The ARC CFBD aims to advance the techniques and workflows of fragment-based drug design to establish new avenues for drug discovery. Our team have used our novel workflow called REFiL (Rapid Elaboration of Fragments into Leads) to demonstrate accelerated development of leads for drug discovery. This new method has the potential to produce a drastic reduction in cost for R&D, as well as expedite identification of potential drug leads.

Fragment-Based Drug Discovery (FBDD) is an established field of study where small drug building blocks of less than 20 non-hydrogen atoms (i.e. fragments) form the basis for lead-like compounds. Fragment-based leads are superior candidates for progressing through to drug development because they offer opportunities to incorporate better physical properties and, therefore, tackles the issue of late stage attrition that can occur in traditional drug discovery pipelines.

Despite these advantages, FBDD is not without its drawbacks. Elaboration of fragments into potent leads typically relies on structural data, usually in the form of X-ray crystallography, which is a costly bottleneck and limits the type of protein targets to those that readily crystallise. Generation of various elaborated compounds to test for potency is also inherently expensive and time-consuming – rendered more laborious by the need for compound purification. Unfortunately, it is often the case that these elaborated compounds achieve meagre affinity gains that fail to justify the cost of consumables for synthesis or purification.

Our REFiL workflow aimed to address these hurdles. First, our program of analogue design leverages chemical diversity in lieu of structural data to guide compound generation. Second, this chemistry is performed in parallel, on microscale and in a plate-based format using curated reagent libraries, making this highly cost- and time-efficient. These elaborated libraries can then be assessed unpurified using Off-Rate Screening by SPR. This ability to generate huge amounts of chemical matter which could be assessed unpurified drastically expedited this traditionally laborious process. The workflow boasts an impressive 100-fold affinity improvement in the space of under a year to achieve lead-like compounds.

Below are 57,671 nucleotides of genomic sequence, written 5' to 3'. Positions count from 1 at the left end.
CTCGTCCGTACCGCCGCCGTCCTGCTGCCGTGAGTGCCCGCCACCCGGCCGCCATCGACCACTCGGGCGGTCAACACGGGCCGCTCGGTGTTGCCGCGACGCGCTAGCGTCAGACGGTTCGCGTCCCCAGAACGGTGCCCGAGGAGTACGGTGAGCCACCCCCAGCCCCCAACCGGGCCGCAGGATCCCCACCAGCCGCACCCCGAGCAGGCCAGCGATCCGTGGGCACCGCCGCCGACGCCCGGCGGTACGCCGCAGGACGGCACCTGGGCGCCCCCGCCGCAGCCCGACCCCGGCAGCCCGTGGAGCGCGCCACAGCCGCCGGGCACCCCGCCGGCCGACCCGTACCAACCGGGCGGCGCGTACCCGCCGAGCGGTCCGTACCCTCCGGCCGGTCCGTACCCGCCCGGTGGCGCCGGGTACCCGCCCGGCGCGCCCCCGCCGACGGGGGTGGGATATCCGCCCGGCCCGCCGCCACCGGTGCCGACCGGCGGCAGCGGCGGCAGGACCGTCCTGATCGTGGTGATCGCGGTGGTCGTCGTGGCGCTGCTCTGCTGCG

Published on ChemRxiv, the team applied the REFiL workflow to develop lead-like compounds for the extra terminal domain of bromodomain-3 (BRD3-ET), a target for cancer therapeutics. Bromodomain containing proteins are key regulators of transcription in the cell cycle, and the oncological potential of these proteins is well established.

The application of REFiL to BRD-3ET led to three promising analogues for further development into lead-like compounds. On a target specific level, this represents a huge step in the fields of oncology and epigenetics as the role of the extra terminal domain is poorly elucidated. Designing lead-like compounds for BRD-3ET will help illuminate the holistic function of this protein in transcriptional activity.

The impact of this workflow has widespread application potential throughout the pharmaceutical industry. It could see a reduction in R&D costs from failed early stage candidates. More topically, the cheap and expedited nature of lead generation by REFiL is sorely needed in tackling COVID-19 and other poorly understood diseases. We stand to greatly fine-tune our understanding of disease with the generalised application of this workflow.

Rapid elaboration of fragments into leads applied to Bromodomain-3 extra terminal domain
Adams, L. A.; Wilkinson-White, L. E.; Gunzburg, M. J.; Headey, S. J.; Scanlon, M. J.; Capuano, B.; Mackay, J. P.; Doak, B. C.